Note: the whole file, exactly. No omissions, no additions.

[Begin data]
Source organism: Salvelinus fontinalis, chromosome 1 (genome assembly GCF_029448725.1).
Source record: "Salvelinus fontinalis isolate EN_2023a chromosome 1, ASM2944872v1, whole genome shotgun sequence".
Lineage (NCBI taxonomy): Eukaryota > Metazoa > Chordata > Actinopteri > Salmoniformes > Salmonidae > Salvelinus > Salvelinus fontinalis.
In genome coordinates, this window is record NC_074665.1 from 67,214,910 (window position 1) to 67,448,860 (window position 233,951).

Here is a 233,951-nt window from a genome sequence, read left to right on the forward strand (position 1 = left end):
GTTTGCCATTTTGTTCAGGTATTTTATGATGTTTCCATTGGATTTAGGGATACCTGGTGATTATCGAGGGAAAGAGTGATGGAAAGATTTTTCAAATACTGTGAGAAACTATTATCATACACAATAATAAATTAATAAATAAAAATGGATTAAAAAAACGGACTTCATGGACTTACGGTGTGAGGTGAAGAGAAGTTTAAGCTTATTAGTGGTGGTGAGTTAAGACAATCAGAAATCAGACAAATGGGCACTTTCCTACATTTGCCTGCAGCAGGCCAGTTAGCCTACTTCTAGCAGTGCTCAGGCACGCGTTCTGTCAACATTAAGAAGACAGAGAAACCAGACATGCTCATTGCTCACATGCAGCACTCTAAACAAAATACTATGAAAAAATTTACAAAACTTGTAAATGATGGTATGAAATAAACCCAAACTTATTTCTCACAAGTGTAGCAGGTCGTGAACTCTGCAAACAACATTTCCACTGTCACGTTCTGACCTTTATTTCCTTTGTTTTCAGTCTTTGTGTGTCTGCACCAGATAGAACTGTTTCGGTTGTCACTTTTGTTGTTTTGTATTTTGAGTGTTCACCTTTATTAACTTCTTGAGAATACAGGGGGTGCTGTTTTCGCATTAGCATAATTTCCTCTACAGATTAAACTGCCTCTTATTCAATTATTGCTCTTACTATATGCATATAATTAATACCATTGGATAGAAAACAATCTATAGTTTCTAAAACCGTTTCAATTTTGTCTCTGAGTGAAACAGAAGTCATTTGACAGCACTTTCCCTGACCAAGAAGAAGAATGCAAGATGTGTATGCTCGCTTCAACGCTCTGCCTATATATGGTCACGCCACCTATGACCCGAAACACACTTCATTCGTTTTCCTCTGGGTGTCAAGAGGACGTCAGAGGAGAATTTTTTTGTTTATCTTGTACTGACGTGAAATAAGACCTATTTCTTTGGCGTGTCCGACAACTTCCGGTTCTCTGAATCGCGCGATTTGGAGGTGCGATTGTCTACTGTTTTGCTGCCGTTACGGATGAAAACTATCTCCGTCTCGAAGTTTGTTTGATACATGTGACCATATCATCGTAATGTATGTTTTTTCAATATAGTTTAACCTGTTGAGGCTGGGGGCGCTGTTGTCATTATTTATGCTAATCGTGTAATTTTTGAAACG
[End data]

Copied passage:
Source organism: Salvelinus fontinalis, chromosome 1 (genome assembly GCF_029448725.1).
Source record: "Salvelinus fontinalis isolate EN_2023a chromosome 1, ASM2944872v1, whole genome shotgun sequence".
Lineage (NCBI taxonomy): Eukaryota > Metazoa > Chordata > Actinopteri > Salmoniformes > Salmonidae > Salvelinus > Salvelinus fontinalis.
In genome coordinates, this window is record NC_074665.1 from 67,214,910 (window position 1) to 67,448,860 (window position 233,951).

Here is a 233,951-nt window from a genome sequence, read left to right on the forward strand (position 1 = left end):
GTTTGCCATTTTGTTCAGGTATTTTATGATGTTTCCATTGGATTTAGGGATACCTGGTGATTATCGAGGGAAAGAGTGATGGAAAGATTTTTCAAATACTGTGAGAAACTATTATCATACACAATAATAAATTAATAAATAAAAATGGATTAAAAAAACGGACTTCATGGACTTACGGTGTGAGGTGAAGAGAAGTTTAAGCTTATTAGTGGTGGTGAGTTAAGACAATCAGAAATCAGACAAATGGGCACTTTCCTACATTTGCCTGCAGCAGGCCAGTTAGCCTACTTCTAGCAGTGCTCAGGCACGCGTTCTGTCAACATTAAGAAGACAGAGAAACCAGACATGCTCATTGCTCACATGCAGCACTCTAAACAAAATACTATGAAAAAATTTACAAAACTTGTAAATGATGGTATGAAATAAACCCAAACTTATTTCTCACAAGTGTAGCAGGTCGTGAACTCTGCAAACAACATTTCCACTGTCACGTTCTGACCTTTATTTCCTTTGTTTTCAGTCTTTGTGTGTCTGCACCAGATAGAACTGTTTCGGTTGTCACTTTTGTTGTTTTGTATTTTGAGTGTTCACCTTTATTAACTTCTTGAGAATACAGGGGGTGCTGTTTTCGCATTAGCATAATTTCCTCTACAGATTAAACTGCCTCTTATTCAATTATTGCTCTTACTATATGCATATAATTAATACCATTGGATAGAAAACAATCTATAGTTTCTAAAACCGTTTCAATTTTGTCTCTGAGTGAAACAGAAGTCATTTGACAGCACTTTCCCTGACCAAGAAGAAGAATGCAAGATGTGTATGCTCGCTTCAACGCTCTGCCTATATATGGTCACGCCACCTATGACCCGAAACACACTTCATTCGTTTTCCTCTGGGTGTCAAGAGGACGTCAGAGGAGAATTTTTTTGTTTATCTTGTACTGACGTGAAATAAGACCTATTTCTTTGGCGTGTCCGACAACTTCCGGTTCTCTGAATCGCGCGATTTGGAGGTGCGATTGTCTACTGTTTTGCTGCCGTTACGGATGAAAACTATCTCCGTCTCGAAGTTTGTTTGATACATGTGACCATATCATCGTAATGTATGTTTTTTCAATATAGTTTAACCTGTTGAGGCTGGGGGCGCTGTTGTCATTATTTATGCTAATCGTGTAATTTTTGAAACG